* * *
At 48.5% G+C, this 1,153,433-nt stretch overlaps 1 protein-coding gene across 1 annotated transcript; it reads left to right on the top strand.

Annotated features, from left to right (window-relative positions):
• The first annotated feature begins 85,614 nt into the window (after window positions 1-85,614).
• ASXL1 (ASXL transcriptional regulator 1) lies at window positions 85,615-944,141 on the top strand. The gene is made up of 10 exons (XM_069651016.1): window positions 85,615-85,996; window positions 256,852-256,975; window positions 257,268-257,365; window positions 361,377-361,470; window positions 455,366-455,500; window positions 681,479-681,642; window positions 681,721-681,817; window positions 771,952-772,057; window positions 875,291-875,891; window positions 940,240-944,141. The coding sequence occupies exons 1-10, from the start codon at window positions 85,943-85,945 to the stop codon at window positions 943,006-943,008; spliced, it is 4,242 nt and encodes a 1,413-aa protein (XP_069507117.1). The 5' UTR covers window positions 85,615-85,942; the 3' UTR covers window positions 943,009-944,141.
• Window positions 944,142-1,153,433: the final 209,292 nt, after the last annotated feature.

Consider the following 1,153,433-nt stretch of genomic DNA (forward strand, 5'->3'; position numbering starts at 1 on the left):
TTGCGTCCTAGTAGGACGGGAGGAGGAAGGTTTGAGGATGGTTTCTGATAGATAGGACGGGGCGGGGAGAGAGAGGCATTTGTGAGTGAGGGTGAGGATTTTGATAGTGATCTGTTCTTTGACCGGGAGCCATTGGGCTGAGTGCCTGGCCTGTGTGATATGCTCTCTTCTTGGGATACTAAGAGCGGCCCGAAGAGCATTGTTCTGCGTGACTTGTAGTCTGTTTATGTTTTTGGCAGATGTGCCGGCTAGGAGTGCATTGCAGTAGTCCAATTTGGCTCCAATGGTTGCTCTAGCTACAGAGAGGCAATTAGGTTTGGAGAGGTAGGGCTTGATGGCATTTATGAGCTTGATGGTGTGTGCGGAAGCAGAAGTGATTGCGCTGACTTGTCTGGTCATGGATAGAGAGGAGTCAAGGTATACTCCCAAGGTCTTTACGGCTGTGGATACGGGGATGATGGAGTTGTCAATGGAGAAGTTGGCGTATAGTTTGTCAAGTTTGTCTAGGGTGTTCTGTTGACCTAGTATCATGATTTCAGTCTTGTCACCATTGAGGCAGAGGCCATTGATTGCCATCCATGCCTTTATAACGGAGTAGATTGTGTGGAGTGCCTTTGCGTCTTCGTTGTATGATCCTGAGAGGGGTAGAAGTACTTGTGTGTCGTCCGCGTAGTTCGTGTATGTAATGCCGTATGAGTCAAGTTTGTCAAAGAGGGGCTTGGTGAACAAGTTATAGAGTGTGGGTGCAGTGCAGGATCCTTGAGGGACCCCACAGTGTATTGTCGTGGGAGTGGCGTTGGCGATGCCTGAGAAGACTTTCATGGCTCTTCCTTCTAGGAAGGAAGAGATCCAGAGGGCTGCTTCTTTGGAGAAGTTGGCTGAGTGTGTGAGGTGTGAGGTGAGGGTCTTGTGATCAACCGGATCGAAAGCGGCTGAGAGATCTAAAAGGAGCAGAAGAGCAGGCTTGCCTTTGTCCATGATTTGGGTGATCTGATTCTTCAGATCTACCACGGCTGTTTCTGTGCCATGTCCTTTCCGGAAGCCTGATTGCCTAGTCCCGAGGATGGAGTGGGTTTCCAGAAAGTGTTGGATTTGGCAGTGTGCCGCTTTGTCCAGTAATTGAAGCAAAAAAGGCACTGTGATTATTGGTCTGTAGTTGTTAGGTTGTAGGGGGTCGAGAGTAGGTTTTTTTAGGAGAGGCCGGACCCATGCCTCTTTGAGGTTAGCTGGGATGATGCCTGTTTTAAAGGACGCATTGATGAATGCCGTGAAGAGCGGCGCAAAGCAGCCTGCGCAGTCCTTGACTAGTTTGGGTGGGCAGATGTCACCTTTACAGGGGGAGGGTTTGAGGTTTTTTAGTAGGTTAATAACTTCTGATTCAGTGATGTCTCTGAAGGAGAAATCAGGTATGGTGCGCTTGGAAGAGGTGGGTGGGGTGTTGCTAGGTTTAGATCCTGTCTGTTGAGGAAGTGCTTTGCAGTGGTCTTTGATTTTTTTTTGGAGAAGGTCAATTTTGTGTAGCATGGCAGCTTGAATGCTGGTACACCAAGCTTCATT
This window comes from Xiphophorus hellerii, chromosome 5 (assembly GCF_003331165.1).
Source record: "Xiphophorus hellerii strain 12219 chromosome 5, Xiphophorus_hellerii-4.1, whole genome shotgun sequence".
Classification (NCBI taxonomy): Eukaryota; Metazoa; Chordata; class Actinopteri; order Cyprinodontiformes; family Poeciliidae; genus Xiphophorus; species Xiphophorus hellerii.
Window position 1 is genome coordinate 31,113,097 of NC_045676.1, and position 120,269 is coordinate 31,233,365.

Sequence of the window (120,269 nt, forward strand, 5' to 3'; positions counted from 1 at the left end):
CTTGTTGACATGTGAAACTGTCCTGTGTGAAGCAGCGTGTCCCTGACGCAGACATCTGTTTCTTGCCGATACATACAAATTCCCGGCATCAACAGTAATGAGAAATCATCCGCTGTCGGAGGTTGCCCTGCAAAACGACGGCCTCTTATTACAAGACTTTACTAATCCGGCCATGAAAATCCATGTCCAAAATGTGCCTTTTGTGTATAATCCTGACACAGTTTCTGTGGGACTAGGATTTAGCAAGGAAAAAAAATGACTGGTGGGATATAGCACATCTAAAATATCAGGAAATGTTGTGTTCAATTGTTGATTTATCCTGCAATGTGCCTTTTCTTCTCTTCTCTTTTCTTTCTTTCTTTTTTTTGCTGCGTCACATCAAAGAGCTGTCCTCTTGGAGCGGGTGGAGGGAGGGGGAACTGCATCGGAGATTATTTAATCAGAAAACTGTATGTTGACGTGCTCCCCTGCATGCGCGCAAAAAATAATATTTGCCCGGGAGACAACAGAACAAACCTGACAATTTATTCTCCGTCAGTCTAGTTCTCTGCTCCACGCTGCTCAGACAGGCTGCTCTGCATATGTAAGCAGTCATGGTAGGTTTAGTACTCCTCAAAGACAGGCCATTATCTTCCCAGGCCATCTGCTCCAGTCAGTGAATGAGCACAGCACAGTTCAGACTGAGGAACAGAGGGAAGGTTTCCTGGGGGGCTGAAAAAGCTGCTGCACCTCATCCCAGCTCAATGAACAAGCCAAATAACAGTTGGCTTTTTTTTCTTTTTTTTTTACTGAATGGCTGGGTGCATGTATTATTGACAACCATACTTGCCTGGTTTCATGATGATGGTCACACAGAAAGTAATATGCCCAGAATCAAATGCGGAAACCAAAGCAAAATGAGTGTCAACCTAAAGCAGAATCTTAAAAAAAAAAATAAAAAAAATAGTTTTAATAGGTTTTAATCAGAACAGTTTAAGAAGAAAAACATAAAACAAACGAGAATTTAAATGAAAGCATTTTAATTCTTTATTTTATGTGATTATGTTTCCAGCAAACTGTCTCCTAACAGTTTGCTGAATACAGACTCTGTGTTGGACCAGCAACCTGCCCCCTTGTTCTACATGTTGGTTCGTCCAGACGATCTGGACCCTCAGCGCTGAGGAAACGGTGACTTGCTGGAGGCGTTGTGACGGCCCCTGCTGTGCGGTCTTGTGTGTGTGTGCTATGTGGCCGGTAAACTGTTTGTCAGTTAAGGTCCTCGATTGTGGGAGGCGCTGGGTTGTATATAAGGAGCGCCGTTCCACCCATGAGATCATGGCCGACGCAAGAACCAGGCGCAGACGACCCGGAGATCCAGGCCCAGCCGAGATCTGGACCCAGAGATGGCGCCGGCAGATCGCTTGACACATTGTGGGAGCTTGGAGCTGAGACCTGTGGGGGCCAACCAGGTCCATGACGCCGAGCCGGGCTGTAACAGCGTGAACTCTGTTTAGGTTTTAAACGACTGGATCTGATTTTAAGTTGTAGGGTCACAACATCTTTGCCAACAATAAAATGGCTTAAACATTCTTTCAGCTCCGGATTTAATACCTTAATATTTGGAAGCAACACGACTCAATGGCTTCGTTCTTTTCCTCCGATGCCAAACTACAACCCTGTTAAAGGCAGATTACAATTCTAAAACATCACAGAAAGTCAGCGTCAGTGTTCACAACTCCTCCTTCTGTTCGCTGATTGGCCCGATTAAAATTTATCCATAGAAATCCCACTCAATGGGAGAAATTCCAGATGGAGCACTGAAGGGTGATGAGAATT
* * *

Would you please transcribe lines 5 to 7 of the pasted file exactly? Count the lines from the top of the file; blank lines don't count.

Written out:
• Window positions 944,142-1,153,433: the final 209,292 nt, after the last annotated feature.

Consider the following 1,153,433-nt stretch of genomic DNA (forward strand, 5'->3'; position numbering starts at 1 on the left):
TTGCGTCCTAGTAGGACGGGAGGAGGAAGGTTTGAGGATGGTTTCTGATAGATAGGACGGGGCGGGGAGAGAGAGGCATTTGTGAGTGAGGGTGAGGATTTTGATAGTGATCTGTTCTTTGACCGGGAGCCATTGGGCTGAGTGCCTGGCCTGTGTGATATGCTCTCTTCTTGGGATACTAAGAGCGGCCCGAAGAGCATTGTTCTGCGTGACTTGTAGTCTGTTTATGTTTTTGGCAGATGTGCCGGCTAGGAGTGCATTGCAGTAGTCCAATTTGGCTCCAATGGTTGCTCTAGCTACAGAGAGGCAATTAGGTTTGGAGAGGTAGGGCTTGATGGCATTTATGAGCTTGATGGTGTGTGCGGAAGCAGAAGTGATTGCGCTGACTTGTCTGGTCATGGATAGAGAGGAGTCAAGGTATACTCCCAAGGTCTTTACGGCTGTGGATACGGGGATGATGGAGTTGTCAATGGAGAAGTTGGCGTATAGTTTGTCAAGTTTGTCTAGGGTGTTCTGTTGACCTAGTATCATGATTTCAGTCTTGTCACCATTGAGGCAGAGGCCATTGATTGCCATCCATGCCTTTATAACGGAGTAGATTGTGTGGAGTGCCTTTGCGTCTTCGTTGTATGATCCTGAGAGGGGTAGAAGTACTTGTGTGTCGTCCGCGTAGTTCGTGTATGTAATGCCGTATGAGTCAAGTTTGTCAAAGAGGGGCTTGGTGAACAAGTTATAGAGTGTGGGTGCAGTGCAGGATCCTTGAGGGACCCCACAGTGTATTGTCGTGGGAGTGGCGTTGGCGATGCCTGAGAAGACTTTCATGGCTCTTCCTTCTAGGAAGGAAGAGATCCAGAGGGCTGCTTCTTTGGAGAAGTTGGCTGAGTGTGTGAGGTGTGAGGTGAGGGTCTTGTGATCAACCGGATCGAAAGCGGCTGAGAGATCTAAAAGGAGCAGAAGAGCAGGCTTGCCTTTGTCCATGATTTGGGTGATCTGATTCTTCAGATCTACCACGGCTGTTTCTGTGCCATGTCCTTTCCGGAAGCCTGATTGCCTAGTCCCGAGGATGGAGTGGGTTTCCAGAAAGTGTTGGATTTGGCAGTGTGCCGCTTTGTCCAGTAATTGAAGCAAAAAAGGCACTGTGATTATTGGTCTGTAGTTGTTAGGTTGTAGGGGGTCGAGAGTAGGTTTTTTTAGGAGAGGCCGGACCCATGCCTCTTTGAGGTTAGCTGGGATGATGCCTGTTTTAAAGGACGCATTGATGAATGCCGTGAAGAGCGGCGCAAAGCAGCCTGCGCAGTCCTTGACTAGTTTGGGTGGGCAGATGTCACCTTTACAGGGGGAGGGTTTGAGGTTTTTTAGTAGGTTAATAACTTCTGATTCAGTGATGTCTCTGAAGGAGAAATCAGGTATGGTGCGCTTGGAAGAGGTGGGTGGGGTGTTGCTAGGTTTAGATCCTGTCTGTTGAGGAAGTGCTTTGCAGTGGTCTTTGATTTTTTTTTGGAGAAGGTCAATTTTGTGTAGCATGGCAGCTTGAATGCTGGTACACCAAGCTTCATT